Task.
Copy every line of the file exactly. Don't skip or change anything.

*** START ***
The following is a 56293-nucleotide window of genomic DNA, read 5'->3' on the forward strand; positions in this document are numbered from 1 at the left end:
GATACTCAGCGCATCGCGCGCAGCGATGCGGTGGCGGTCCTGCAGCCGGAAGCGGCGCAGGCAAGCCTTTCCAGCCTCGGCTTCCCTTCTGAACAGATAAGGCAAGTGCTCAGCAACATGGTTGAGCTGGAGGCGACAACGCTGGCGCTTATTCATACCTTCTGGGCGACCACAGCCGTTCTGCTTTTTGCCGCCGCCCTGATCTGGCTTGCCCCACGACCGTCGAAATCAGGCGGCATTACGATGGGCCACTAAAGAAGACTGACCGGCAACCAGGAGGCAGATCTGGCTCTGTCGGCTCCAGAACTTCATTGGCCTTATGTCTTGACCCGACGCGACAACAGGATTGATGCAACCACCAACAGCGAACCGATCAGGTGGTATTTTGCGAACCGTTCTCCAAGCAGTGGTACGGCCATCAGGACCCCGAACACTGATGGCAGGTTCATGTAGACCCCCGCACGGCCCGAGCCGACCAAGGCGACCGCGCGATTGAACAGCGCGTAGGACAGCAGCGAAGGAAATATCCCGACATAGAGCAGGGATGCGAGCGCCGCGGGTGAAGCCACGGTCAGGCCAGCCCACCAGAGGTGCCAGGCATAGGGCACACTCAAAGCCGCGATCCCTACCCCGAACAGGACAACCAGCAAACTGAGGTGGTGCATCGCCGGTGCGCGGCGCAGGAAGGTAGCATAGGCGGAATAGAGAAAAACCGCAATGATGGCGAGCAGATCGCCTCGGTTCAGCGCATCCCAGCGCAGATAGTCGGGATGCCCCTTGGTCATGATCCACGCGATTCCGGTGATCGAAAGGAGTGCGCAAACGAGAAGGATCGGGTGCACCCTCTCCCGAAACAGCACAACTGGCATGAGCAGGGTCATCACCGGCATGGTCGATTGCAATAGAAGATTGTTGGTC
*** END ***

The following is a 56293-nucleotide window of genomic DNA, read 5'->3' on the forward strand; positions in this document are numbered from 1 at the left end:
GATACTCAGCGCATCGCGCGCAGCGATGCGGTGGCGGTCCTGCAGCCGGAAGCGGCGCAGGCAAGCCTTTCCAGCCTCGGCTTCCCTTCTGAACAGATAAGGCAAGTGCTCAGCAACATGGTTGAGCTGGAGGCGACAACGCTGGCGCTTATTCATACCTTCTGGGCGACCACAGCCGTTCTGCTTTTTGCCGCCGCCCTGATCTGGCTTGCCCCACGACCGTCGAAATCAGGCGGCATTACGATGGGCCACTAAAGAAGACTGACCGGCAACCAGGAGGCAGATCTGGCTCTGTCGGCTCCAGAACTTCATTGGCCTTATGTCTTGACCCGACGCGACAACAGGATTGATGCAACCACCAACAGCGAACCGATCAGGTGGTATTTTGCGAACCGTTCTCCAAGCAGTGGTACGGCCATCAGGACCCCGAACACTGATGGCAGGTTCATGTAGACCCCCGCACGGCCCGAGCCGACCAAGGCGACCGCGCGATTGAACAGCGCGTAGGACAGCAGCGAAGGAAATATCCCGACATAGAGCAGGGATGCGAGCGCCGCGGGTGAAGCCACGGTCAGGCCAGCCCACCAGAGGTGCCAGGCATAGGGCACACTCAAAGCCGCGATCCCTACCCCGAACAGGACAACCAGCAAACTGAGGTGGTGCATCGCCGGTGCGCGGCGCAGGAAGGTAGCATAGGCGGAATAGAGAAAAACCGCAATGATGGCGAGCAGATCGCCTCGGTTCAGCGCATCCCAGCGCAGATAGTCGGGATGCCCCTTGGTCATGATCCACGCGATTCCGGTGATCGAAAGGAGTGCGCAAACGAGAAGGATCGGGTGCACCCTCTCCCGAAACAGCACAACTGGCATGAGCAGGGTCATCACCGGCATGGTCGATTGCAATAGAAGATTGTTGGTC